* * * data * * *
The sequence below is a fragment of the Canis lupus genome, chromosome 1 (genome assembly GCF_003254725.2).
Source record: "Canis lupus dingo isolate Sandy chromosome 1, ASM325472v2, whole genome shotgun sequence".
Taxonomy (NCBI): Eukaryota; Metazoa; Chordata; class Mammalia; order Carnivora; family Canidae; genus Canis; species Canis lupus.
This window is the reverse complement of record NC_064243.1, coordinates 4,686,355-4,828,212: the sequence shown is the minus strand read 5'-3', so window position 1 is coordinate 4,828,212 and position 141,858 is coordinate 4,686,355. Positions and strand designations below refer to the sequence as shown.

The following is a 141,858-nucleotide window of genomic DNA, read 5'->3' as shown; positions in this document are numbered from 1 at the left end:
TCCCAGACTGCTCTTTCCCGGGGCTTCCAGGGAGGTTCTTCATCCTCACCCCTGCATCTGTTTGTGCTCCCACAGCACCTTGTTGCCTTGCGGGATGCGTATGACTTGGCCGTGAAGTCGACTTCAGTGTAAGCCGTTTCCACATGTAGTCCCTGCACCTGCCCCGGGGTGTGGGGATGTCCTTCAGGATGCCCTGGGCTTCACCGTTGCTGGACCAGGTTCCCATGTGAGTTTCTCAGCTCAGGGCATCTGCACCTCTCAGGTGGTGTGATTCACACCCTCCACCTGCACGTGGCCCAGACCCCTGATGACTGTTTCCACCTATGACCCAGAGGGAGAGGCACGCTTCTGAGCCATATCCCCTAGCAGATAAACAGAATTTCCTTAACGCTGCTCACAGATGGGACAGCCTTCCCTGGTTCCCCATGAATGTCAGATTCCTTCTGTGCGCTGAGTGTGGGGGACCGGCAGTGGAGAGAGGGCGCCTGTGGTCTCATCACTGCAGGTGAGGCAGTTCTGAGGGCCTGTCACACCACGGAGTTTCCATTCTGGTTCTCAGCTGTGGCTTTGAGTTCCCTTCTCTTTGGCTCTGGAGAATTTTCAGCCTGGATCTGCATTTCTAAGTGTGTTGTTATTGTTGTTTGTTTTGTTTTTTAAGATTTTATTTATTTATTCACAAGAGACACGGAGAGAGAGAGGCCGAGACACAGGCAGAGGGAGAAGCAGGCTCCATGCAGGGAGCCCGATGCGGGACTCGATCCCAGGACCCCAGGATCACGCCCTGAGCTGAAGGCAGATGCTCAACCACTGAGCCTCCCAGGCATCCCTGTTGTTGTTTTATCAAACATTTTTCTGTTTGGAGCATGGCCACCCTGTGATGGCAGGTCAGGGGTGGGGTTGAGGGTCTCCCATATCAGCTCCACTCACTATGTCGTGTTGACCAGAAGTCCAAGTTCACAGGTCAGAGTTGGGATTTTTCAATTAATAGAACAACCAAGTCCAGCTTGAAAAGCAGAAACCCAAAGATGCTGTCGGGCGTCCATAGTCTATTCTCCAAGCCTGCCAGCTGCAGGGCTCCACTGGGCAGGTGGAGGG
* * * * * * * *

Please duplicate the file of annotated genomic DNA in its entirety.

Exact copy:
The sequence below is a fragment of the Canis lupus genome, chromosome 1 (genome assembly GCF_003254725.2).
Source record: "Canis lupus dingo isolate Sandy chromosome 1, ASM325472v2, whole genome shotgun sequence".
Taxonomy (NCBI): Eukaryota; Metazoa; Chordata; class Mammalia; order Carnivora; family Canidae; genus Canis; species Canis lupus.
This window is the reverse complement of record NC_064243.1, coordinates 4,686,355-4,828,212: the sequence shown is the minus strand read 5'-3', so window position 1 is coordinate 4,828,212 and position 141,858 is coordinate 4,686,355. Positions and strand designations below refer to the sequence as shown.

The following is a 141,858-nucleotide window of genomic DNA, read 5'->3' as shown; positions in this document are numbered from 1 at the left end:
TCCCAGACTGCTCTTTCCCGGGGCTTCCAGGGAGGTTCTTCATCCTCACCCCTGCATCTGTTTGTGCTCCCACAGCACCTTGTTGCCTTGCGGGATGCGTATGACTTGGCCGTGAAGTCGACTTCAGTGTAAGCCGTTTCCACATGTAGTCCCTGCACCTGCCCCGGGGTGTGGGGATGTCCTTCAGGATGCCCTGGGCTTCACCGTTGCTGGACCAGGTTCCCATGTGAGTTTCTCAGCTCAGGGCATCTGCACCTCTCAGGTGGTGTGATTCACACCCTCCACCTGCACGTGGCCCAGACCCCTGATGACTGTTTCCACCTATGACCCAGAGGGAGAGGCACGCTTCTGAGCCATATCCCCTAGCAGATAAACAGAATTTCCTTAACGCTGCTCACAGATGGGACAGCCTTCCCTGGTTCCCCATGAATGTCAGATTCCTTCTGTGCGCTGAGTGTGGGGGACCGGCAGTGGAGAGAGGGCGCCTGTGGTCTCATCACTGCAGGTGAGGCAGTTCTGAGGGCCTGTCACACCACGGAGTTTCCATTCTGGTTCTCAGCTGTGGCTTTGAGTTCCCTTCTCTTTGGCTCTGGAGAATTTTCAGCCTGGATCTGCATTTCTAAGTGTGTTGTTATTGTTGTTTGTTTTGTTTTTTAAGATTTTATTTATTTATTCACAAGAGACACGGAGAGAGAGAGGCCGAGACACAGGCAGAGGGAGAAGCAGGCTCCATGCAGGGAGCCCGATGCGGGACTCGATCCCAGGACCCCAGGATCACGCCCTGAGCTGAAGGCAGATGCTCAACCACTGAGCCTCCCAGGCATCCCTGTTGTTGTTTTATCAAACATTTTTCTGTTTGGAGCATGGCCACCCTGTGATGGCAGGTCAGGGGTGGGGTTGAGGGTCTCCCATATCAGCTCCACTCACTATGTCGTGTTGACCAGAAGTCCAAGTTCACAGGTCAGAGTTGGGATTTTTCAATTAATAGAACAACCAAGTCCAGCTTGAAAAGCAGAAACCCAAAGATGCTGTCGGGCGTCCATAGTCTATTCTCCAAGCCTGCCAGCTGCAGGGCTCCACTGGGCAGGTGGAGGG